A fair amount :oops: I'll knock it down to ~60% and try again with a pipe wrench, seen as I broke my tap wrench..
  • 0

PimpAssasinG wrote:no im strong but you are a fat gay mother sucker that gets raped by black man for fun
User avatar
inonickname
Lieutenant General
Lieutenant General
 
Posts: 2606
Joined: Sun Dec 07, 2008 3:27 am
Reputation: 0

Unread postAuthor: ramses » Mon Sep 13, 2010 3:17 pm

I almost forgot to ask, how are you switching this monster? trigatron?
  • 0

POLAND_SPUD wrote:even if there was no link I'd know it's a bot because of female name :D
User avatar
ramses
Major General
Major General
 
Posts: 1679
Joined: Thu May 29, 2008 6:50 pm
Reputation: 3

Unread postAuthor: DYI » Mon Sep 13, 2010 9:42 pm

I almost forgot to ask, how are you switching this monster? trigatron?


The switch consists of two copper electrodes (1/8" x 2" flat bar) which a 1.25"x1.25" aluminum arm is pulled down between (by a gravity-driven setup similar to a trebuchet). The electrodes are angled apart somewhat to allow the arm to wedge smoothly between them, although the discharge is long gone by the time physical contact is made between the components (despite the high speed of the arm, likely sufficient to break a wayward finger without much difficulty). I've never experienced any problems with the contacts becoming even slightly stuck together, although I have lost well over a gram of the switch arm, which now forms a heavy coating of Al<sub>2</sub>O<sub>3</sub> on the inside of the switch's containment vessel.

@inonickname: I was able to cut fairly shallow female threads in the outer casing components because the 1"-8 male threaded parts were made entirely from threaded rod. I don't currently have the tooling to cut external threads over 1/2" for myself. Just be careful to get good thread depth on the external threads.
  • 0

Spudfiles' resident expert on all things that sail through the air at improbable speeds, trailing an incandescent wake of ionized air, dissociated polymers and metal oxides.
User avatar
DYI
Lieutenant General
Lieutenant General
 
Posts: 2861
Joined: Sat Jul 07, 2007 8:18 pm
Location: The People's Republic of Canuckistan
Country: Turks and Caicos Islands (tc)
Reputation: 9

Unread postAuthor: rp181 » Tue Sep 14, 2010 7:58 pm

Check out this concept:
http://www.coilgun.info/mark5/home.htm

May not work with that high voltage, but it could still be better.
  • 0

User avatar
rp181
Brigadier General
Brigadier General
 
Posts: 1090
Joined: Thu Dec 13, 2007 8:47 pm
Reputation: 0

Unread postAuthor: ramses » Tue Sep 14, 2010 9:03 pm

I built a pneumatic one for my disk launcher.

3/4" QEV, etc. basically a potato gun that shot a wedge.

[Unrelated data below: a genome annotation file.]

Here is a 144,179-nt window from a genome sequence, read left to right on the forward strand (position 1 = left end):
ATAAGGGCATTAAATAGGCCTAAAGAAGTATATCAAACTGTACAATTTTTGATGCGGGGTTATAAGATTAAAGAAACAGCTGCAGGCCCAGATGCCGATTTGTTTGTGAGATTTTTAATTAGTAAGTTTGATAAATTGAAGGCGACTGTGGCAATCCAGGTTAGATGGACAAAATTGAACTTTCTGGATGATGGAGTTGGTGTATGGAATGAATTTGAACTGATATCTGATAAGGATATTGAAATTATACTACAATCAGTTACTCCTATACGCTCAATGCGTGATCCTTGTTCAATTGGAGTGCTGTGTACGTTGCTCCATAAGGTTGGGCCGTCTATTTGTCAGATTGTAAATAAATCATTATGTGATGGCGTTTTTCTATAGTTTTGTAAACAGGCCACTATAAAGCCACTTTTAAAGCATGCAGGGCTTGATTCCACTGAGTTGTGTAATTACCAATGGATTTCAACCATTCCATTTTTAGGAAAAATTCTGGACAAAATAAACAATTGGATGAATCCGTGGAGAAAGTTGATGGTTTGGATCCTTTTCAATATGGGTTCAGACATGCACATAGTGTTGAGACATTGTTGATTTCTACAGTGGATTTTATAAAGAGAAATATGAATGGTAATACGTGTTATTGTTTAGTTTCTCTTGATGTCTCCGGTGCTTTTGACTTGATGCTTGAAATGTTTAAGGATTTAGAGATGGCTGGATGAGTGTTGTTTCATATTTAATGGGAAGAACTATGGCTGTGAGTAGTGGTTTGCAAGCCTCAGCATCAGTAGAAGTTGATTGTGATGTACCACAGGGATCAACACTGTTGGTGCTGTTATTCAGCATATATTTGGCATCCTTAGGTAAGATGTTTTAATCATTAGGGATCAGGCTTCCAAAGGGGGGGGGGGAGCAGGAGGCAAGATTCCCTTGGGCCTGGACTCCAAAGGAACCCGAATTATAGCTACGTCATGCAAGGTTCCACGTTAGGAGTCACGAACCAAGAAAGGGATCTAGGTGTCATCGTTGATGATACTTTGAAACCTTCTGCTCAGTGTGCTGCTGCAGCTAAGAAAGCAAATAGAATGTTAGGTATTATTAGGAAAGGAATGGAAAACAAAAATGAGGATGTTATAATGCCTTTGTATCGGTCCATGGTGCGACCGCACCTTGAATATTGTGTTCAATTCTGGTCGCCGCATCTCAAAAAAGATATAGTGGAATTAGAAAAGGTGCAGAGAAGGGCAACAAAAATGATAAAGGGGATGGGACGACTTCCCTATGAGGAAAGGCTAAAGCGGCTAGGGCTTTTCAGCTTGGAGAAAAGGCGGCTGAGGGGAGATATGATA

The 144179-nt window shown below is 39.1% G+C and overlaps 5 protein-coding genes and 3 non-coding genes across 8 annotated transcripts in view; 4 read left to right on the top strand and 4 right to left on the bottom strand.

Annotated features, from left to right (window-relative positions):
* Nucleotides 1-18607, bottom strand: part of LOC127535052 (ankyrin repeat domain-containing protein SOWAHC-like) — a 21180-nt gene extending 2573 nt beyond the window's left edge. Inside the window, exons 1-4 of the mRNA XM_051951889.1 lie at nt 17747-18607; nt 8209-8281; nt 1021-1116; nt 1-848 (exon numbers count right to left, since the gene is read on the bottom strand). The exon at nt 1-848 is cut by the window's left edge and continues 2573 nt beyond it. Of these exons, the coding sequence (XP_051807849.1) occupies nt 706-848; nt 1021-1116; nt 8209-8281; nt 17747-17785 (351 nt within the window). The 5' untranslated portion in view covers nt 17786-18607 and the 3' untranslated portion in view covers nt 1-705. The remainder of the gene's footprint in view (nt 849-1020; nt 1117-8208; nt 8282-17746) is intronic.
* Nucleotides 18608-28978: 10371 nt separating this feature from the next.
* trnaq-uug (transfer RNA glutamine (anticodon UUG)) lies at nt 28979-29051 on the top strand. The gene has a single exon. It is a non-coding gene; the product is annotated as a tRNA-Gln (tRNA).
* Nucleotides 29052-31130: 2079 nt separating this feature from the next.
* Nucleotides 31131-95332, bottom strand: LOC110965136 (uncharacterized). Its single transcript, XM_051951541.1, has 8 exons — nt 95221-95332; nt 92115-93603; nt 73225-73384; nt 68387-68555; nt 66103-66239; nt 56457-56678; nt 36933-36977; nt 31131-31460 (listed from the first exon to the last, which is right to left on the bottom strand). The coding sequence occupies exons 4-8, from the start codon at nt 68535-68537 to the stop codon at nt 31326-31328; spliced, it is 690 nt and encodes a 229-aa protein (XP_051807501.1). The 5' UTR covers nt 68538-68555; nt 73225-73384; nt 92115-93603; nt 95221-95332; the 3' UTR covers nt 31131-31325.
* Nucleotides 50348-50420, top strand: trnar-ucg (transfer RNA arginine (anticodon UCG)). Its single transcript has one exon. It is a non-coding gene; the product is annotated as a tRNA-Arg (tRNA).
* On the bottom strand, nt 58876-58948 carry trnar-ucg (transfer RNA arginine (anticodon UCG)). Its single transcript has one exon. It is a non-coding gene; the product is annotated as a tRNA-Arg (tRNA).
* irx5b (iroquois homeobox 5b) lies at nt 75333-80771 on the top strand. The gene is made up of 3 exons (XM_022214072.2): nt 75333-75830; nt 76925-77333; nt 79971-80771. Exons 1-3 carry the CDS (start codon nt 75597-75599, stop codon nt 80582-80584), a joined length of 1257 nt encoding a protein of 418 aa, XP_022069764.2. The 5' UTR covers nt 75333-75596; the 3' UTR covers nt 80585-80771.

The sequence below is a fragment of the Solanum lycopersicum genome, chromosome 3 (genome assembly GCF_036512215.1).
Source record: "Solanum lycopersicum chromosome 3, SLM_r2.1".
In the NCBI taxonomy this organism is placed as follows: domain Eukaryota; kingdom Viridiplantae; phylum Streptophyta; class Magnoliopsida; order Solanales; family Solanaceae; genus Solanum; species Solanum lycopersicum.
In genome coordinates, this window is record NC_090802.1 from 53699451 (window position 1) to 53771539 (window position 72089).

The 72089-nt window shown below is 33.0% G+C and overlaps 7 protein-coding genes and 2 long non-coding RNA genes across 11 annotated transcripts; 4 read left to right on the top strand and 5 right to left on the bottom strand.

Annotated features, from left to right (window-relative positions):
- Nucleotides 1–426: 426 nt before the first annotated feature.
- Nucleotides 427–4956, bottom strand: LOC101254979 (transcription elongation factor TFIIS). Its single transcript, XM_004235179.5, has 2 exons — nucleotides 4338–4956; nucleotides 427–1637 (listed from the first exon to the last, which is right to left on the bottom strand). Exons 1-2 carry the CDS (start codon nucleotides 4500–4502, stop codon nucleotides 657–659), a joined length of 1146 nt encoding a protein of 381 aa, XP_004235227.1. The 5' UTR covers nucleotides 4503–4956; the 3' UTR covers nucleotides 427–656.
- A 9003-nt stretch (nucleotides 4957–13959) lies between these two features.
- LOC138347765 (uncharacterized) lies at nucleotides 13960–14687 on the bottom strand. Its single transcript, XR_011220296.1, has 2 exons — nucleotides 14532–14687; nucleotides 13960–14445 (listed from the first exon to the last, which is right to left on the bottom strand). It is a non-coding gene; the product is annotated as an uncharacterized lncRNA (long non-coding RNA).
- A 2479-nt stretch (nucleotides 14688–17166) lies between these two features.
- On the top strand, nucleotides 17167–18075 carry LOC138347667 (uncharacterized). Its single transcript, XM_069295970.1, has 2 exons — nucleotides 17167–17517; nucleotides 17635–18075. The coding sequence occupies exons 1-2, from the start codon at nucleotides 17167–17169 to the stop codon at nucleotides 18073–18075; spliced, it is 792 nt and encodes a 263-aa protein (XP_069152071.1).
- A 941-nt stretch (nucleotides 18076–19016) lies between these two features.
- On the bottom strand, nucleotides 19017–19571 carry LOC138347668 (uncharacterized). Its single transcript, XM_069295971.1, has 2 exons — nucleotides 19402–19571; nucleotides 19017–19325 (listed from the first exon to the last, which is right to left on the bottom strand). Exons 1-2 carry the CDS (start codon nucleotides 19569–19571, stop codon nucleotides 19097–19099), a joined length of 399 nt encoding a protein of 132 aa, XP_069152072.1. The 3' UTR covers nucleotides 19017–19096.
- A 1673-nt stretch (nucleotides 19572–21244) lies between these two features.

It still welded shut, although I was using around 2000uf, which is around 20x slower than what you're using.
  • 0

POLAND_SPUD wrote:even if there was no link I'd know it's a bot because of female name :D
User avatar
ramses
Major General
Major General
 
Posts: 1679
Joined: Thu May 29, 2008 6:50 pm
Reputation: 3

Unread postAuthor: DYI » Tue Sep 14, 2010 9:20 pm

Well, the pulse in my design lasts roughly 20μs. Keep in mind that I already incorporate "catching" the switch arm with slightly angled contacts, so the only benefit that could be gained would be by closing the switch fast enough that the switch arm's surface had not yet started to boil when direct physical contact occurred. Some back-of-the-envelope calculation shows that the arc will start when the arm is about 7mm from the electrodes, and that the switch arm would have to approach the electrodes at a mere 350m/s to make contact before the pulse was complete. Now it does take some small amount of time for breakdown to occur in the air around the electrodes, and the wedge shape alters things somewhat, but it would also be necessary to make the connection in something like 1-2μs after the arc started.

So, how fast do you recommend I move the wedge toward the electrodes when I try what you propose? 1000m/s? 4000m/s? This is supposed to reduce switch erosion, right? I can't help but get the impression that the switch may deform somewhat when impacted by a multi-pound copper slug carrying similar quantities of energy to a kilogram of high explosives...

One more question: What should I use to drive the wedge into the switch? An ETG, perhaps? :lol:
  • 0

Last edited by DYI on Wed Sep 15, 2010 7:33 pm, edited 2 times in total.
Spudfiles' resident expert on all things that sail through the air at improbable speeds, trailing an incandescent wake of ionized air, dissociated polymers and metal oxides.
User avatar
DYI
Lieutenant General
Lieutenant General
 
Posts: 2861
Joined: Sat Jul 07, 2007 8:18 pm
Location: The People's Republic of Canuckistan
Country: Turks and Caicos Islands (tc)
Reputation: 9

PreviousNext

Return to Miniature Cannon Database

Who is online

Registered users: Bing [Bot], Google [Bot], Majestic-12 [Bot], MSNbot Media, Yahoo [Bot]

Reputation System ©'